24 February 2017
|This was a fantastic day, the ships moored close to the mouth of Currambene creek, during the night their masts and rigging were festooned with lights.|
23 February 2017
Today we had the good fortune to have a very historic visitor in the bay.
|At anchor in the early morning golden light near Honey Moon Bay.|
|Leaving the bay in the early morning haze.|
After posting the story above Alan Woods sent us this photo of the James Craig entering the bay under sail yesterday afternoon - 22nd Feb.
|James Craig. https://www.shf.org.au/explore-the-fleet/our-operational-vessels/james-craig-1874-tall-ship/|
22 February 2017
21 February 2017
20 February 2017
23rd October 1884, the double ended paddle steamer Natone was on a voyage between Sydney and the Tamar River in Tasmania when she encountered very heavy seas while approaching Jervis Bay. Like many vessels caught in deteriorating conditions along the south east coast she sought shelter inside the protected waters of the Bay until conditions improved. The Natone arrived safely at her destination on the 29th October.
16 February 2017
|Leave the dusk and musk, the hustle and bustle of the city far behind you . . . come to the garden of Eden.|
Yesterday, I had a meeting with Sonya Cropper, Sonya along with her husband Danny manage Cropper’s Cabins located on a small strip of land on the eastern side of Farnhem Headland, overlooking the entrance to the sea from Sussex Inlet river mouth.
14 February 2017
11 February 2017
10 February 2017
HMAS Voyager and HMAS Melbourne collide, Voyager sunk.
This morning I went down to the shores of Jervis Bay and took a couple of photo’s of the memorial dedicated to the men of HMAS Voyager located in Voyager Park at the entrance to Currambene Creek. I had a conversation with a lady walking her dog about the memorial, she said she went by the memorial weekly, and was surprised and unaware of todays significance. There was nothing to mark the occasion, other than the stark black memorial being warmed by the rising sun.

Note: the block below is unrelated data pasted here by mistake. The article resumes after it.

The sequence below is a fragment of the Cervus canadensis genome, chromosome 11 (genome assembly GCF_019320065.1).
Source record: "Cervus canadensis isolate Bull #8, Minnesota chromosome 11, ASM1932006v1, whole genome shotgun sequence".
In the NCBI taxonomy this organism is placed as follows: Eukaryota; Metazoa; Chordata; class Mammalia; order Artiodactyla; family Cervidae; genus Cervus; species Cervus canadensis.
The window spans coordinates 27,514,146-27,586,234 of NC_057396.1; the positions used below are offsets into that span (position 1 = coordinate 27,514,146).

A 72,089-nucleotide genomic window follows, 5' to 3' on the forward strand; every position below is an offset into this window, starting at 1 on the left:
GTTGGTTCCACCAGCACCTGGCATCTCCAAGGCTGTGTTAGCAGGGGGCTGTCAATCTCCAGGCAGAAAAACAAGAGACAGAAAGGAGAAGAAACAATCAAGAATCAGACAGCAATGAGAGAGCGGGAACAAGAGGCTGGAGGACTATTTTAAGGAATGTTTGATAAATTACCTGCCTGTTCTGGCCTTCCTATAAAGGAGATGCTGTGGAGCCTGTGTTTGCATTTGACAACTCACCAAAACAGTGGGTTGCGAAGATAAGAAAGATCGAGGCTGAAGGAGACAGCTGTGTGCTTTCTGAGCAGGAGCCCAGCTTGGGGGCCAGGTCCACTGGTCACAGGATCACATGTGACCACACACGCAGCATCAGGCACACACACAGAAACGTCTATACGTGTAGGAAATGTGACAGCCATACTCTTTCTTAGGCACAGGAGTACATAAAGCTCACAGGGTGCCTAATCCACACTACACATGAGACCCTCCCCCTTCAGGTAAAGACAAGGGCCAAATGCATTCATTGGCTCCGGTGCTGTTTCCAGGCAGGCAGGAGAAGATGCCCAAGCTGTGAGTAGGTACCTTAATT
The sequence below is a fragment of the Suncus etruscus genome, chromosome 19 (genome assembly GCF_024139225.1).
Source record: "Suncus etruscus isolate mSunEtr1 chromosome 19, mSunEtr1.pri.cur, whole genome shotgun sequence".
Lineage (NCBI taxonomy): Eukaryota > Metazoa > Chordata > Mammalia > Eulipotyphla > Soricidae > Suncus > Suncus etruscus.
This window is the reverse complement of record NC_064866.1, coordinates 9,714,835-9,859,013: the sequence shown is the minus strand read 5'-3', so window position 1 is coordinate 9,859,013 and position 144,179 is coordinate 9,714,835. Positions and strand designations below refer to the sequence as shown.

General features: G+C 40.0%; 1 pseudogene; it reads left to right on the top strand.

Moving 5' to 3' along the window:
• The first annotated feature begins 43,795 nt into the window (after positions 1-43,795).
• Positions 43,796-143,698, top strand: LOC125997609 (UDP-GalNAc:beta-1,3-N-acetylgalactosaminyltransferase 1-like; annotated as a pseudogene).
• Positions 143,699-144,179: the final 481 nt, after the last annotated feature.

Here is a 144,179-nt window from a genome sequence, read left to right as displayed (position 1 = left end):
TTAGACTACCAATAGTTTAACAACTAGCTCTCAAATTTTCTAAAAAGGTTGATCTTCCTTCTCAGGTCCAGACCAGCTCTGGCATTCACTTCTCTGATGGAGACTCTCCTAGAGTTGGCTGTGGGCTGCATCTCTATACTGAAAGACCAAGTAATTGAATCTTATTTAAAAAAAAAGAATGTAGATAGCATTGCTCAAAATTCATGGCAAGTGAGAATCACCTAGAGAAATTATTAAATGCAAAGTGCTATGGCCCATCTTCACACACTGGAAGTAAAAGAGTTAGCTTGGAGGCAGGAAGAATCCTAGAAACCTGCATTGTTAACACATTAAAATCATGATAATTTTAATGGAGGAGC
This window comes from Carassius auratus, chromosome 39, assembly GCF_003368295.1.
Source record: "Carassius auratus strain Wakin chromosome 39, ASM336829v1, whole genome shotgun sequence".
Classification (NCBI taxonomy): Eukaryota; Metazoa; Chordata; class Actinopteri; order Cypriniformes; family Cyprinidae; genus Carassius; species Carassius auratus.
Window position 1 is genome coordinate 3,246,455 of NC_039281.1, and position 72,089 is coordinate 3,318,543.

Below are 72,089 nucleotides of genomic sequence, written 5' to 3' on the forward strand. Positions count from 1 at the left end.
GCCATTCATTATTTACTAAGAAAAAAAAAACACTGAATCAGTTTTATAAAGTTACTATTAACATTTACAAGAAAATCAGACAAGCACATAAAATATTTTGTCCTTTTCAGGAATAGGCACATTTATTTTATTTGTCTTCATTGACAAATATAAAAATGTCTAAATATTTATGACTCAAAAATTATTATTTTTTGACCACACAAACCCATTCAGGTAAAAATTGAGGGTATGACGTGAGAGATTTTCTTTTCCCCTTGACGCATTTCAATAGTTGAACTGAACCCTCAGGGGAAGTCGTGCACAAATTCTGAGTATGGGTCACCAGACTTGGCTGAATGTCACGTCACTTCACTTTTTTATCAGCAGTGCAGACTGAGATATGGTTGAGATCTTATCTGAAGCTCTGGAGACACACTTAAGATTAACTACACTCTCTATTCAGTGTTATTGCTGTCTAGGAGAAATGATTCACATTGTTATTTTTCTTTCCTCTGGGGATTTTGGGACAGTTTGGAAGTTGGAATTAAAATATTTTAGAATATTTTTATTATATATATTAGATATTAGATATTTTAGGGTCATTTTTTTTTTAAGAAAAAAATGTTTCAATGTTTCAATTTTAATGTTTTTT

HMAS Melbourne underway with the Daring class destroyers Voyager and Vendetta in 1959
On the 11th February the world awoke to the news the destroyer HMAS Voyager and the aircraft carrier HMAS Melbourne had collided during night time exercises 19 miles off Jervis Bay.
| Bow of the Melbourne.|
(The National Library of Australia/Australian Women's Weekly)
|The museum has an amazing video presentation about the incident, come along and take the time to watch and listen to this moving tribute to the people involved. |
|S.S Dandenong - Continue Reading.|
9 February 2017
7 February 2017
6 February 2017
3 February 2017
|The Schooner Hally Baily dismasted off Jervis Bay.|
The schooner Hally Baily under the command of Captain Bezer was on a voyage between Rockhampton to Hobart carrying a cargo of 170 tons of bonedust.
The voyage south had so far been uneventful - Arriving off Sydney in the early evening a sudden heavy S.S.E gale sprang up, with a tremendous cross sea. Around midnight the Jib boom was carried away, the foremast was next to go as the crew were below having breakfast, the foremast being snapped off about 25 ft from the deck. Shortly after the main mast went by the board. The vessel all this time was being continuously submerged by mountainous waves.
The passing steamer S.S Lindus under the command of Captain Broughton saw a blue distress light and steamed towards the stricken vessel, recognising the dire circumstances the vessel was in they quickly prepared to take the schooner in tow.
|Photo Ref: http://passengersinhistory.sa.gov.au/node/927194|
2 February 2017
Did you know?
1874 - A meeting of about thirty gentlemen met at City-Hall for the purpose of hearing a scheme for floating a coal company at Jervis Bay, it was stated immense seams of coal, besides other minerals, such as iron, anthracite coal and fire-clay were known to exist. They showed specimens of coal and other minerals from the intended mining sites. The area concerned was about 22 miles from Jervis Bay, and consisted of 3000 acres of land, containing two seams of coal, one 22 feet wide, and the other 20 feet, besides smaller seams, and was computed to contain 259 million tons of coal.